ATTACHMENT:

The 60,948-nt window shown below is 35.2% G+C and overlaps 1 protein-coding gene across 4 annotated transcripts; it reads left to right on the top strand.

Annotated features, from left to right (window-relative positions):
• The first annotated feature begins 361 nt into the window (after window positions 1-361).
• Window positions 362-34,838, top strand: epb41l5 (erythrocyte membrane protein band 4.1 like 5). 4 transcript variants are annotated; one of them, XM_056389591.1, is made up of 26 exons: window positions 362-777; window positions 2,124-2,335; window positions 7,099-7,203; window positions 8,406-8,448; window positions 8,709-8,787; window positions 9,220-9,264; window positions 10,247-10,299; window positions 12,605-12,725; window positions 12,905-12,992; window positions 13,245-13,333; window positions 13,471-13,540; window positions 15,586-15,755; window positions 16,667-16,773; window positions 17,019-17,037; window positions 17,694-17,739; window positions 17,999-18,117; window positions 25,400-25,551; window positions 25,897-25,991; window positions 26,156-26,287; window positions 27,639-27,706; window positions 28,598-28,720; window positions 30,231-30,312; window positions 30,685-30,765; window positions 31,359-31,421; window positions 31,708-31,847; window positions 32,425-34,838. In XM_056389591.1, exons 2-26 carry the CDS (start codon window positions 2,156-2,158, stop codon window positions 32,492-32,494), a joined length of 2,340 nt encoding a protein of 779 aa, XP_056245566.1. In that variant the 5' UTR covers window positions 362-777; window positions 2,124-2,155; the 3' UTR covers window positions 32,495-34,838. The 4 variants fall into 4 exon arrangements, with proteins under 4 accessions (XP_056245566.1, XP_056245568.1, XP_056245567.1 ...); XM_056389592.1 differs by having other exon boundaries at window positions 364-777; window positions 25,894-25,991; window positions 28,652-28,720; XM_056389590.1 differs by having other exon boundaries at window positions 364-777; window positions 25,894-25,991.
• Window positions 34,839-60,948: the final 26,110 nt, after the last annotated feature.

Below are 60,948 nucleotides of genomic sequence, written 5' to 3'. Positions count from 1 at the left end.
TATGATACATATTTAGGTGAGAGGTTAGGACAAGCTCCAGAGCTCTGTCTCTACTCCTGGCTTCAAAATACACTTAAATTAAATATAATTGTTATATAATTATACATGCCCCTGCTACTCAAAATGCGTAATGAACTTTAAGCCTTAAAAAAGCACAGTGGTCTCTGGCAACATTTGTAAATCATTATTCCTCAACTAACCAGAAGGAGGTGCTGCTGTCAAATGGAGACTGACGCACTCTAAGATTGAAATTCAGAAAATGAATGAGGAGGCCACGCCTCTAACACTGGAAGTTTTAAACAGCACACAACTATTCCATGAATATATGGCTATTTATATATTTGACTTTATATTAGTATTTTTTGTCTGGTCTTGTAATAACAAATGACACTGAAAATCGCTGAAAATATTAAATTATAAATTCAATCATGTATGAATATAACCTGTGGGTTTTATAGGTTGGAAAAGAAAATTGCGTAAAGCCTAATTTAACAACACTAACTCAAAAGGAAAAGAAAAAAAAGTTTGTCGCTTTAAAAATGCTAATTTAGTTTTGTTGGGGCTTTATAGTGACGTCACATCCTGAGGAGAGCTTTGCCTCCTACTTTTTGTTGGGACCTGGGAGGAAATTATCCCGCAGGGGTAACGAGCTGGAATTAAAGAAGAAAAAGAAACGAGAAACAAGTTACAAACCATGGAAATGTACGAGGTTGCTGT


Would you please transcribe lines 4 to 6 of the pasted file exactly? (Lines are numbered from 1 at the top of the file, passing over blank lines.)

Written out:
• Window positions 362-34,838, top strand: epb41l5 (erythrocyte membrane protein band 4.1 like 5). 4 transcript variants are annotated; one of them, XM_056389591.1, is made up of 26 exons: window positions 362-777; window positions 2,124-2,335; window positions 7,099-7,203; window positions 8,406-8,448; window positions 8,709-8,787; window positions 9,220-9,264; window positions 10,247-10,299; window positions 12,605-12,725; window positions 12,905-12,992; window positions 13,245-13,333; window positions 13,471-13,540; window positions 15,586-15,755; window positions 16,667-16,773; window positions 17,019-17,037; window positions 17,694-17,739; window positions 17,999-18,117; window positions 25,400-25,551; window positions 25,897-25,991; window positions 26,156-26,287; window positions 27,639-27,706; window positions 28,598-28,720; window positions 30,231-30,312; window positions 30,685-30,765; window positions 31,359-31,421; window positions 31,708-31,847; window positions 32,425-34,838. In XM_056389591.1, exons 2-26 carry the CDS (start codon window positions 2,156-2,158, stop codon window positions 32,492-32,494), a joined length of 2,340 nt encoding a protein of 779 aa, XP_056245566.1. In that variant the 5' UTR covers window positions 362-777; window positions 2,124-2,155; the 3' UTR covers window positions 32,495-34,838. The 4 variants fall into 4 exon arrangements, with proteins under 4 accessions (XP_056245566.1, XP_056245568.1, XP_056245567.1 ...); XM_056389592.1 differs by having other exon boundaries at window positions 364-777; window positions 25,894-25,991; window positions 28,652-28,720; XM_056389590.1 differs by having other exon boundaries at window positions 364-777; window positions 25,894-25,991.
• Window positions 34,839-60,948: the final 26,110 nt, after the last annotated feature.

Below are 60,948 nucleotides of genomic sequence, written 5' to 3'. Positions count from 1 at the left end.